Hometown: Oak Park, Illinois
This week is our sixth installment of our series of interviews with the eight winners of the 2011 Young Playwrights Inc. National Playwriting Competition. This past week I caught up with Elise Kilber, the playwright who wrote Tangled, and discussed her play and the many connections to be found between people and things.
Hi, Elise! What am I catching you doing in the middle of the day on a Thursday?
I am actually editing my final film project for class.
So I am finding you at the end of the semester?
Yes, I go to NYU—I go to Tisch. It’s an arts school. I was in acting last year and then I transferred to film.
You are a sophomore this year, then.
That’s right. I actually [found out about the competition] through the school newspaper: The Washington Square News. I saw an article about one of last year’s winners who went to Tisch and I wanted to learn more about it so I checked out the website.
I love it when the outreach works. I think there is actually someone else who is a winner this year who is also at NYU: Josh Brown.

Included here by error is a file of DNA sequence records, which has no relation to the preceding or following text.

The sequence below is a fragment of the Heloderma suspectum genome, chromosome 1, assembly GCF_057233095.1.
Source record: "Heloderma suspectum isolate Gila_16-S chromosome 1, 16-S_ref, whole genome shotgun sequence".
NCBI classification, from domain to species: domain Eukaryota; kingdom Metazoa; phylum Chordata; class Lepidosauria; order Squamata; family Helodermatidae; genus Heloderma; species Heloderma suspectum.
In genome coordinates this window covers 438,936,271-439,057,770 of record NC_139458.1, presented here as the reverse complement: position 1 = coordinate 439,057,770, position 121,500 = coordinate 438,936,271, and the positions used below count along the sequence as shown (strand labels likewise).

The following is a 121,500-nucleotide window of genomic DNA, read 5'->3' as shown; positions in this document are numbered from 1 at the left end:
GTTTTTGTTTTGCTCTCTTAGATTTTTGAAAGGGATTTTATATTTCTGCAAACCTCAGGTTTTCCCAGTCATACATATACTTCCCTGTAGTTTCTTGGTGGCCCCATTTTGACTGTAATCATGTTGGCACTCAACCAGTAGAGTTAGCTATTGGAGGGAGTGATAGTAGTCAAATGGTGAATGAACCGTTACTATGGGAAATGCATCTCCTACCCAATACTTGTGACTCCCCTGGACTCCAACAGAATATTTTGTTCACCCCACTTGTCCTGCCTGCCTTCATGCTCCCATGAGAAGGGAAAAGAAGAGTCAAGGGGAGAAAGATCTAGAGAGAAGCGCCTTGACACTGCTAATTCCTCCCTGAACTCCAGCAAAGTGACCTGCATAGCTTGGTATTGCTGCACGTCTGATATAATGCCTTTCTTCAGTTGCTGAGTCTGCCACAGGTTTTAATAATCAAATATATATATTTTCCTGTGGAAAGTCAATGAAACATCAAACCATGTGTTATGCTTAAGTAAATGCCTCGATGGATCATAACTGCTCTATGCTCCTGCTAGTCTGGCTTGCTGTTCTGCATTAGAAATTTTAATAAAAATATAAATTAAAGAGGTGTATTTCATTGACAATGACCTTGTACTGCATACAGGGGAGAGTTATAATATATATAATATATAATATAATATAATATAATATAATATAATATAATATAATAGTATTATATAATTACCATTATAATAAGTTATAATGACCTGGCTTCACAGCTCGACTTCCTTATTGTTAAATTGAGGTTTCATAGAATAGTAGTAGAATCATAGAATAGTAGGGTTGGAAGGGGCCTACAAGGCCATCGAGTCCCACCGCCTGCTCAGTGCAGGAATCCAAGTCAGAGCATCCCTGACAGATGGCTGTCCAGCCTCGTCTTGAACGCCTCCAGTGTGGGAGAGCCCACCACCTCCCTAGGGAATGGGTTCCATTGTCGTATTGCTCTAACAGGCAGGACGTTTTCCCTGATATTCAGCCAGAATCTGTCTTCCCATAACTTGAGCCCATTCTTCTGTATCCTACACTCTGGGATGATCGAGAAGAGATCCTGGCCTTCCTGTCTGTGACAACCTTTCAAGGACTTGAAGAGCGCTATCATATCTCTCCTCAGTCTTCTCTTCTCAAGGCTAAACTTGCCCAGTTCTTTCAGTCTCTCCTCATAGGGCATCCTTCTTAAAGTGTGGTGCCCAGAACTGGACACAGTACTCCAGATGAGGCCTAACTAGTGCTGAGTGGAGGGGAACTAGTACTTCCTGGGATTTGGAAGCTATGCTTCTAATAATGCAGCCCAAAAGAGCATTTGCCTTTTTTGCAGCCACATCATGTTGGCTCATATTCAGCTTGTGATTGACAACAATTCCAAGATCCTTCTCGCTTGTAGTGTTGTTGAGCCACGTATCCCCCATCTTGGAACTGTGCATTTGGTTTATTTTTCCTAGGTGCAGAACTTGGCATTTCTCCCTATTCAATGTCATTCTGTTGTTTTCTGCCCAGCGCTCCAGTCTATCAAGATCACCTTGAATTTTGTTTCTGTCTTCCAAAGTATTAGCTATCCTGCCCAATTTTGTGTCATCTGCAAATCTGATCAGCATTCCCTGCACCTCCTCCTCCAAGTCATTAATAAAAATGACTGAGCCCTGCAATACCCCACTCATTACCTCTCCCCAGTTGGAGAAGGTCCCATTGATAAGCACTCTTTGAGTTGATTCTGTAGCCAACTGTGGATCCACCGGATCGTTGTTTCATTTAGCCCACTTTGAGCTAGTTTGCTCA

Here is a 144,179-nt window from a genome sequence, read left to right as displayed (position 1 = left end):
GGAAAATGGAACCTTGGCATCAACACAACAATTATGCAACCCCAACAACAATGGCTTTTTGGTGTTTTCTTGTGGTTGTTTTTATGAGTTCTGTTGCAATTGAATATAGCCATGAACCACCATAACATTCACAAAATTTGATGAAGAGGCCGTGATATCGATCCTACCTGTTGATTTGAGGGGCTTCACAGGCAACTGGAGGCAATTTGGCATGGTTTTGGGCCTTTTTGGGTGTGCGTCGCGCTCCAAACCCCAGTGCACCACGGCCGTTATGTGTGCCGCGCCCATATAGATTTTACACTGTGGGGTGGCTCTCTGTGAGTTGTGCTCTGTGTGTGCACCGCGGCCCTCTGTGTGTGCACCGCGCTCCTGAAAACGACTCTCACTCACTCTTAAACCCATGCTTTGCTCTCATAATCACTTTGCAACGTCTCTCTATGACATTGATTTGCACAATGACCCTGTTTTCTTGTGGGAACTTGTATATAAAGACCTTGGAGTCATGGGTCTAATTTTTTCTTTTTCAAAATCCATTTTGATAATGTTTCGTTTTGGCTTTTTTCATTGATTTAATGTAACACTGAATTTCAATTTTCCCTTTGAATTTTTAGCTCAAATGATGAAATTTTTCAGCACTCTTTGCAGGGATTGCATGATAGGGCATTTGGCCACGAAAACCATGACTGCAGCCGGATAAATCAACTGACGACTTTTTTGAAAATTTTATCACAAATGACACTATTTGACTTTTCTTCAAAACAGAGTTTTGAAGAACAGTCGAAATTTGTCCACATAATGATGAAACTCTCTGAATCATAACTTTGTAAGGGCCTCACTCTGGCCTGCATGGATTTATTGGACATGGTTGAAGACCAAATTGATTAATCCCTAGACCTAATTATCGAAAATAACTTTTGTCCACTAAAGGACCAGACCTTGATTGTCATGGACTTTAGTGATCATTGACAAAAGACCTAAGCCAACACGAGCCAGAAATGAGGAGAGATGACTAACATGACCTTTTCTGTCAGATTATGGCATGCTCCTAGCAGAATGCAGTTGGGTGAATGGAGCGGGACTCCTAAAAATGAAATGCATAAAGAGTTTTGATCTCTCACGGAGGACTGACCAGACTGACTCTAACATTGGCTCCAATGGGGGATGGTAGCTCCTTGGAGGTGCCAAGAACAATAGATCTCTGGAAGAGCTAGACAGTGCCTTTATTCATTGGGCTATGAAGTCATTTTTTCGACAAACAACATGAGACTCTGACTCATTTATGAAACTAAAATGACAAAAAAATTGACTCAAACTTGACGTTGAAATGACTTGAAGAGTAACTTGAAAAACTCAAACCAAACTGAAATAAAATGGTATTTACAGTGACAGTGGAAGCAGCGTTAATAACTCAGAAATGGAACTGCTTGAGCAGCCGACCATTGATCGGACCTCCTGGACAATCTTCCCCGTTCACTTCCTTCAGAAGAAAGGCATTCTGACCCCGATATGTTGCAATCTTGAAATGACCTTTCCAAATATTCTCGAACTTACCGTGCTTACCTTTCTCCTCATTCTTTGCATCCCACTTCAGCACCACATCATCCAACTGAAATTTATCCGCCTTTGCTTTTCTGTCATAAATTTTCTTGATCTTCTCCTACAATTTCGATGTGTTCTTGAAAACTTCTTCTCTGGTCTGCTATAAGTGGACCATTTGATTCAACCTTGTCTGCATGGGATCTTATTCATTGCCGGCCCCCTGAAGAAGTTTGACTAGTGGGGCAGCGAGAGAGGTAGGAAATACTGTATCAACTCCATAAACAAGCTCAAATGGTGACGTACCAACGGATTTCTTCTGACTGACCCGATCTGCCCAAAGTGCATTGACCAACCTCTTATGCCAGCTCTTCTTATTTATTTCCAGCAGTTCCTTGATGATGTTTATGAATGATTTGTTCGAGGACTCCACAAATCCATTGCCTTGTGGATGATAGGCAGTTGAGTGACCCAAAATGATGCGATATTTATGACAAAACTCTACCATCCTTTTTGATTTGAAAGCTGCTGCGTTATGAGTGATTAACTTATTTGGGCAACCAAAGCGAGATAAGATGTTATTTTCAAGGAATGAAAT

I don’t know him, but isn’t he an actor?
Yes, I think he is currently in the acting program. I already interviewed him so that must be how I know. I don’t really pay attention to any details about the writers while we are looking at scripts in the competition, so there are a lot of surprising connections now that I am getting to know all of you.
Yeah, I noticed in the other interviews just how many connections there already were. There are a couple of them.
It is a small world in playwriting! And it’s great to get a chance to get to know you better for this interview—and make sure that people know who you are, and that you have accomplished a great thing in winning the national competition with your play, Tangled. And I do want to talk to you about your play…
Okay, yeah. This is the hard part.
Yeah, this is the hard part! I don’t know if you have prepared anything now that you are known for winning this highly competitive playwriting competition, but what do you—or would you—say to someone who asks you: “Tell me a little bit about your play?”
For me, Tangled is about the intricacies about human connections—and how they get wrapped up in coincidence and circumstance. Like familial relationships or someone that you met on the street that winds up being connected to someone you already know. Like how we were talking just now, about the connections that you find out that you don’t expect. That is what Tangled is.
How did this play come to be? Tell me the story of the birth of this play.